Notice how the quality of reps changed between the videos. Rushing is going to lead to a mess.

Air boards is the way to go to practice in the shirt IMO. Basically you just work the groove as far as you can go, take an extra second or two and then press. It almost becomes a spoto press.

I will say I think it’s better to start with a fairly loose shirt so you can “learn” the groove but nothing, and I mean nothing is going to beat patience and time under the bar. It’s going to depend on how the lifter recovers but every other week up to 2/3 weeks in the shirt should be doable for someone sub 550 bench. You might find over that 1/3 is the way to go.

After that very last video above, I had to lay down for 15 minutes for my body to come out of shock. Jimmy Kolb in his single ply will puke after some of his sets. He’s benching 1k for REPS and his shirt holds up fine. He even throws on some really old shirts now and then to get a break from the super tight gear.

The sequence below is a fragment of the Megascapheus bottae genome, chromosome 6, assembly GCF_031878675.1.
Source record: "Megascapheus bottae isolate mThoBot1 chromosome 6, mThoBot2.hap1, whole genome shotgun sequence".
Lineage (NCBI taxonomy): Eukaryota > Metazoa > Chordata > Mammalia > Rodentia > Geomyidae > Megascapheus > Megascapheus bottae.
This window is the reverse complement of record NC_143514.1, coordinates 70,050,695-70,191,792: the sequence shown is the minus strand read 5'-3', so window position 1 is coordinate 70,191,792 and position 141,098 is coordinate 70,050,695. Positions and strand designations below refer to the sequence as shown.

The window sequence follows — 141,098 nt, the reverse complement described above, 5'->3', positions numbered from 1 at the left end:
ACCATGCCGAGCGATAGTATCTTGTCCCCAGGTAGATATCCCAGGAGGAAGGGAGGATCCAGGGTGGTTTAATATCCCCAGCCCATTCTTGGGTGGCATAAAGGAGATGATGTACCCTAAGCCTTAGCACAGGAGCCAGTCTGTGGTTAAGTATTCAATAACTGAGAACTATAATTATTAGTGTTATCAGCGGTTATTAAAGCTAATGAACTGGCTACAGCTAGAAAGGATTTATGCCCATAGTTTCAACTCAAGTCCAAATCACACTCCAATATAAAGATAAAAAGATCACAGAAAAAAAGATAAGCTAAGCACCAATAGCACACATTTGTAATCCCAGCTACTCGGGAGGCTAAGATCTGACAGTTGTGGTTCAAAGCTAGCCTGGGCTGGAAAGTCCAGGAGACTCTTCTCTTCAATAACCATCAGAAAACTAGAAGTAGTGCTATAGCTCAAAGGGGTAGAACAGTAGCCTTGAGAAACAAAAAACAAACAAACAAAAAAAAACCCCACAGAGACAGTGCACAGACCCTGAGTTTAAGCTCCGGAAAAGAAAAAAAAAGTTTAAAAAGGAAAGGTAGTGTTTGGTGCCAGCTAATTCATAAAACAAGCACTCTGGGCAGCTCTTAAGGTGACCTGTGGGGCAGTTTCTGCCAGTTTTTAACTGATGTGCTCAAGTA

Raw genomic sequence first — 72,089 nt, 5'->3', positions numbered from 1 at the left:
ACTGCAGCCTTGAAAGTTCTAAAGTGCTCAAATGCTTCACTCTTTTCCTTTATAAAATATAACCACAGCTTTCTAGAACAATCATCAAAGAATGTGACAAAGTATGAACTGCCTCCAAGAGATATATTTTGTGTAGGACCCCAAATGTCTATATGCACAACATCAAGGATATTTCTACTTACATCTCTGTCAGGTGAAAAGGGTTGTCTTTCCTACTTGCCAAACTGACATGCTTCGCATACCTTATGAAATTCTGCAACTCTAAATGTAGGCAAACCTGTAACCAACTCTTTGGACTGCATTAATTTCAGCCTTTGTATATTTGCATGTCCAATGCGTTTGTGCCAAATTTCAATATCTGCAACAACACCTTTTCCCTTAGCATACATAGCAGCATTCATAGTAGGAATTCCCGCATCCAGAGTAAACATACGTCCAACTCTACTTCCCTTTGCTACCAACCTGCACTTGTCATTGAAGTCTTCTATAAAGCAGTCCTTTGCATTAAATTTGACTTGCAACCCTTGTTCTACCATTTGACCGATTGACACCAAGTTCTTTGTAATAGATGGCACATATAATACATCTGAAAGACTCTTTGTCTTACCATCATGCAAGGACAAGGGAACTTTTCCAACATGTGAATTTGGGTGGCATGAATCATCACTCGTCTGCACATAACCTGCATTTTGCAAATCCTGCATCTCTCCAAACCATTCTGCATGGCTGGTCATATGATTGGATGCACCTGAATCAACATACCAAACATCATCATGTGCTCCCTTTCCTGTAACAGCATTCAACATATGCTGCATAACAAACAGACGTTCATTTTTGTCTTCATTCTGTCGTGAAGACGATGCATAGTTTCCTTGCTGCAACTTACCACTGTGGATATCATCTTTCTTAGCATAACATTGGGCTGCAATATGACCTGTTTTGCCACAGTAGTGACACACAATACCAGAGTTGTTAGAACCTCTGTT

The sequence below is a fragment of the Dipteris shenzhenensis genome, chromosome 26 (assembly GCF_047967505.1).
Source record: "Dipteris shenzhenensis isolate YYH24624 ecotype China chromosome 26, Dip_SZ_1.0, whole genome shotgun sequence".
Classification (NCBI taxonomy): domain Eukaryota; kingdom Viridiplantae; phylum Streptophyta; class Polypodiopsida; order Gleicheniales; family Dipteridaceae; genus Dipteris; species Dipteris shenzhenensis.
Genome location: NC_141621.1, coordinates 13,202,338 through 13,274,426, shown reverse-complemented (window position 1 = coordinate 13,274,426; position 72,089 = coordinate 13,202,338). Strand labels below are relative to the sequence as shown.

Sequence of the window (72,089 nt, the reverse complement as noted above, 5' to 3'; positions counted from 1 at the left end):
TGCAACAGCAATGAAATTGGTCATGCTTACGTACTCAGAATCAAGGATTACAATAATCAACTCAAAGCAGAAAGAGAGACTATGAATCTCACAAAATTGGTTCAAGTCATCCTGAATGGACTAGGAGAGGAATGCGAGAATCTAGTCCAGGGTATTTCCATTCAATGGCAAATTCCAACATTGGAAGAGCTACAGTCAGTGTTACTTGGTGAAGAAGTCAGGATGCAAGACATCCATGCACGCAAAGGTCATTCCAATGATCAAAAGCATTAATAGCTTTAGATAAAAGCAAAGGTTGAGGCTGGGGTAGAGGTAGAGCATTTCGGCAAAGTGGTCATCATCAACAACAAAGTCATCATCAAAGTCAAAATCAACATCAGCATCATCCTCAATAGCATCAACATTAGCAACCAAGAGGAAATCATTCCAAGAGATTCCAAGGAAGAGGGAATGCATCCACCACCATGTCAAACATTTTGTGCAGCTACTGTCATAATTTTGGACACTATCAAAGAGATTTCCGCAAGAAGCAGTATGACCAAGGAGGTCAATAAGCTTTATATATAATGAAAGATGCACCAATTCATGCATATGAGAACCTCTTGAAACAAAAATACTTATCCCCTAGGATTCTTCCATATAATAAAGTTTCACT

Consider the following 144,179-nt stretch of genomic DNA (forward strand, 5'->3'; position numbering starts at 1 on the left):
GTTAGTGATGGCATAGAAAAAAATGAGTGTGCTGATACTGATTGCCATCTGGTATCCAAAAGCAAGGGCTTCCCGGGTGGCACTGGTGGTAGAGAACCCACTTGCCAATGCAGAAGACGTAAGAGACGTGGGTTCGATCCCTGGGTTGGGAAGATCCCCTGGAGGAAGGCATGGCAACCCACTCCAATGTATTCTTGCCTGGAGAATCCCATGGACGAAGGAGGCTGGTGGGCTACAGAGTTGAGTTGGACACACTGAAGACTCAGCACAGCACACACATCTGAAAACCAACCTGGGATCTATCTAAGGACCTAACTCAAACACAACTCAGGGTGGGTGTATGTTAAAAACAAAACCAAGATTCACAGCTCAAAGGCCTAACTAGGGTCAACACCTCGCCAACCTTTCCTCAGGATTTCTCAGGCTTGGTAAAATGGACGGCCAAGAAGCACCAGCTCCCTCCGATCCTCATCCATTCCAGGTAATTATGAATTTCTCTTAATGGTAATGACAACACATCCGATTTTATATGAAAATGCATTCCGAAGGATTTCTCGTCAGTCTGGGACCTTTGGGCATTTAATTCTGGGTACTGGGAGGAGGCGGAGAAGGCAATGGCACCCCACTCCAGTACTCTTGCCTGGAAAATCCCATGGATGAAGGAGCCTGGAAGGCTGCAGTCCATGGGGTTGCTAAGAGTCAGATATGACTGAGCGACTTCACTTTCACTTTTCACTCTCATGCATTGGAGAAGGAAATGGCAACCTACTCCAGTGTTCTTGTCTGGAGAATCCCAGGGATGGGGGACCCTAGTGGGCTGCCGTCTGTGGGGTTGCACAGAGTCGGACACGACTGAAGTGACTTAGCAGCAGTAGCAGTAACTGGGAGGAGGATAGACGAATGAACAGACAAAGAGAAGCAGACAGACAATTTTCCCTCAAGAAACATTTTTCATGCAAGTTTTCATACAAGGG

The most important thing is queues and learning the groove. You’ll hear my hand off guy yell “stay in the bubble” a lot. somehow it just works for me, my brain turns it into my stomach is the bubble and the bar/elbows are parts of the level, It’ll turn 3D in my head in the event one arm is going lower quicker than the other. you’ll also hear belly up, tuck, flare, etc.

@tasty_nate i’m always happy to consult with you on some of his videos, Jimmy Kolb is good about questions, Jo Jordan, and so many others as well.

Ask anything else!